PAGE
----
The European Laboratory for Learning and Intelligent Systems (ELLIS) has announced a new initiative designed to help keep AI talent in the continent.
Retaining AI talent is difficult. AI News has already reported on academia’s struggle to keep researchers helping to equip the next generation with AI skills, but it’s not just the education industry which is suffering.
The main problem is the limited supply of AI talent, mixed with high demand, is causing eye-wateringly high salaries. Those who can afford to pay such salaries, predominantly large American tech giants, are poaching talent from around the world.
Another reason talent is leaving Europe is due to increasingly crippling regulations that aren’t so extensive in countries like the US, and practically nonexistent in China. In an industry like AI, where data is everything, researchers are often able to achieve more outside of Europe.
ELLIS has selected 17 cities in 10 European countries, and Israel, where it hopes to establish AI research institutes focused on societal impacts.
Each institute will start with around half a dozen researchers and will be provided with at least €1.7 million funding annually for the next five years. Overall, the project will spend around €220 million.
ELLIS was inspired by the Canadian Institute For Advanced Research (CIFAR) initiative. In fact, it was at the Neural Information Processing Systems (NeurIPS) conference in Vancouver last year when top European AI researchers decided to create ELLIS.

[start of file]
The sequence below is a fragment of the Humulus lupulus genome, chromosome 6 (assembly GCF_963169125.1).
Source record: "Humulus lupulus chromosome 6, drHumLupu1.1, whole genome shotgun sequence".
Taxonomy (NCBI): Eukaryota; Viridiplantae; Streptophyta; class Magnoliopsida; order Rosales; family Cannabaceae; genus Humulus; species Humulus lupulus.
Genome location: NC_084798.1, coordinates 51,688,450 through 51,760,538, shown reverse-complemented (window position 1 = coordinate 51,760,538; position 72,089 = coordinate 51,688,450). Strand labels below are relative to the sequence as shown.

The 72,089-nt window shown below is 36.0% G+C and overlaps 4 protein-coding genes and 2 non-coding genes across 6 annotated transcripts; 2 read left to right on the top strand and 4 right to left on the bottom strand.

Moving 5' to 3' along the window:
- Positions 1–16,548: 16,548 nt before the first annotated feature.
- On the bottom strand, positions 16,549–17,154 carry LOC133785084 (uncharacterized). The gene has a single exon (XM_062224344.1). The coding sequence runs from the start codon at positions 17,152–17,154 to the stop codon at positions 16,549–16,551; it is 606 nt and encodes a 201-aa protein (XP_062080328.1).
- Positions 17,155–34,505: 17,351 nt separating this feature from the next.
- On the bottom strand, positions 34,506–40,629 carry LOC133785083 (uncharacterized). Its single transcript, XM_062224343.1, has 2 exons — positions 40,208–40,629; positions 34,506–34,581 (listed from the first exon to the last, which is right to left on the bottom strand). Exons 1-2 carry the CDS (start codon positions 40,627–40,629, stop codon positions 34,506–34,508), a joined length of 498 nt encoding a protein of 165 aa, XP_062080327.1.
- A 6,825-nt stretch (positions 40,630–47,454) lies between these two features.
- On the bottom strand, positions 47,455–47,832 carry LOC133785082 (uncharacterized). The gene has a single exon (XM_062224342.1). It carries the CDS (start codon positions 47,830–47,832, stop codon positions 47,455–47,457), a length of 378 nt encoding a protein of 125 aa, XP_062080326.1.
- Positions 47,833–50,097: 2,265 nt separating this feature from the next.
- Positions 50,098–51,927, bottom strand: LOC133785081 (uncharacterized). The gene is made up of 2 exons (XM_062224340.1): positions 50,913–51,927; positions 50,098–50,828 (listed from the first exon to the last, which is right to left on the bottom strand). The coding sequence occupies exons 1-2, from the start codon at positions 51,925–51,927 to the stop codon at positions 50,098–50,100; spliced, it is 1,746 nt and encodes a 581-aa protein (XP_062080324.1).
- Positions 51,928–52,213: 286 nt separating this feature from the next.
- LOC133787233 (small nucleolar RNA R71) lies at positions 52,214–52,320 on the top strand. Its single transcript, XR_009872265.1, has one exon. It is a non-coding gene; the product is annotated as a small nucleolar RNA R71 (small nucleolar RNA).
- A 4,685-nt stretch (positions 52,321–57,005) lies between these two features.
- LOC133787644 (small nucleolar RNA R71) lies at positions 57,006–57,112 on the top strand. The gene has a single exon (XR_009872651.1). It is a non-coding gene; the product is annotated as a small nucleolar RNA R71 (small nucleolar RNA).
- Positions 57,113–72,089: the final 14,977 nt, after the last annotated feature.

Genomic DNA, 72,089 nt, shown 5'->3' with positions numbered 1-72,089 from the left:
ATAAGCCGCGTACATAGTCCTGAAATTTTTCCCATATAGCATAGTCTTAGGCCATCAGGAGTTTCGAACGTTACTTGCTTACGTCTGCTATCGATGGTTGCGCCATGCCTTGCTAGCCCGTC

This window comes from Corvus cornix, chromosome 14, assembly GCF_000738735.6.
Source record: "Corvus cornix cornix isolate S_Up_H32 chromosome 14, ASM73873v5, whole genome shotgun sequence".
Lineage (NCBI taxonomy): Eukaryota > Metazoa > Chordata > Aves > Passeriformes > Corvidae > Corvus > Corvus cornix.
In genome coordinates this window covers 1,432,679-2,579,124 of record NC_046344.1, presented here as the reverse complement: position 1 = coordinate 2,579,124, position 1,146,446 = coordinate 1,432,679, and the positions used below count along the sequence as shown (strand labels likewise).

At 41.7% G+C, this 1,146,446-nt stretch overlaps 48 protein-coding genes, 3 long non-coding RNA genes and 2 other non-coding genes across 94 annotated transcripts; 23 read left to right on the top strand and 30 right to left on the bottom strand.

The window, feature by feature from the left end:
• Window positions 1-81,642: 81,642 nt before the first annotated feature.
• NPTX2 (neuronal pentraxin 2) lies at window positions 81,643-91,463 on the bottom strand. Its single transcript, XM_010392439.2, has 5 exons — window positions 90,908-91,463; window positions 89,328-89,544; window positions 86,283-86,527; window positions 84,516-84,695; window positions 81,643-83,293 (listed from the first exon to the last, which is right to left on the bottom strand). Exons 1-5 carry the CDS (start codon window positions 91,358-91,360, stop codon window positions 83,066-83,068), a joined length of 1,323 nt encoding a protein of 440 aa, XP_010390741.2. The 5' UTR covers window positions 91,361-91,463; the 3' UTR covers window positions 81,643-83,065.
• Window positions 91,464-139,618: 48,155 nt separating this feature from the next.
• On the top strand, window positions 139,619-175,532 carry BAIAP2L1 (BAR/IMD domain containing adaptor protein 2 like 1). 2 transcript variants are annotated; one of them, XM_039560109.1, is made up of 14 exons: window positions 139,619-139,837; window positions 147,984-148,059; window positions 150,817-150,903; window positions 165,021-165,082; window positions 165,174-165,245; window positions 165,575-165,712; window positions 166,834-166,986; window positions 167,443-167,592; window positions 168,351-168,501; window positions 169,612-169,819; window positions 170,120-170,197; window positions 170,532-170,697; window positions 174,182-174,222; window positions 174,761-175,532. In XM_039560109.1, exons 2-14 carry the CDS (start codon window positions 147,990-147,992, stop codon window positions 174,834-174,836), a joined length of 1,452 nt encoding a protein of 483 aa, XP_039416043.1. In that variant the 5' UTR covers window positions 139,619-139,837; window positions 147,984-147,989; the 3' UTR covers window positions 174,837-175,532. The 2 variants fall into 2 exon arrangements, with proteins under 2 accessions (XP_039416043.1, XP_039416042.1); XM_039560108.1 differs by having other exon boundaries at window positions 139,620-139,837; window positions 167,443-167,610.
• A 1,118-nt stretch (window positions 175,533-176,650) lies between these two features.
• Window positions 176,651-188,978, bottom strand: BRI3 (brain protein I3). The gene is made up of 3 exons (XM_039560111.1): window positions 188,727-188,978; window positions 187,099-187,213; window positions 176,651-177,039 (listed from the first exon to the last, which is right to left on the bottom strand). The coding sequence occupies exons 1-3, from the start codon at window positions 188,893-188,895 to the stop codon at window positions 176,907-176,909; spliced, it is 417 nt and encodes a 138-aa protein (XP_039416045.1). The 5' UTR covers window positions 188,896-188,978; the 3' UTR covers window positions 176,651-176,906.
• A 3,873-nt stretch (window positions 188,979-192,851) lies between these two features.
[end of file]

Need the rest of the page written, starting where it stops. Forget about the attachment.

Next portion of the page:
During this year’s NeurIPS, ELLIS also signed a letter of intent with CIFAR’s program on Learning in Machines and Brains.
Yoshua Bengio, a Turing Award winner and co-director of the program in Learning in Machines & Brains of the Canadian Institute for Advanced Studies (CIFAR), said: “We need a constructive discussion about ethical uses of AI, and a necessary prerequisite of this is that the highest level of AI research is done in open societies with humanist values such as those of Canada and the European countries.”
“We have already signed a letter of intent to collaborate with the scientists driving this exciting new European initiative, and look forward to jointly promoting open AI research at the highest quality level.”
A number of European companies have already stated their support of this initiative, including Audi, AVL, Bayer, Bosch, DeepMind, Greiner, Porsche, Siemens as well as US companies such as Amazon, Facebook, Google, NVIDIA, Qualcomm and the Canadian startup Element AI.
The first ELLIS institutes are expected to open in spring 2020.
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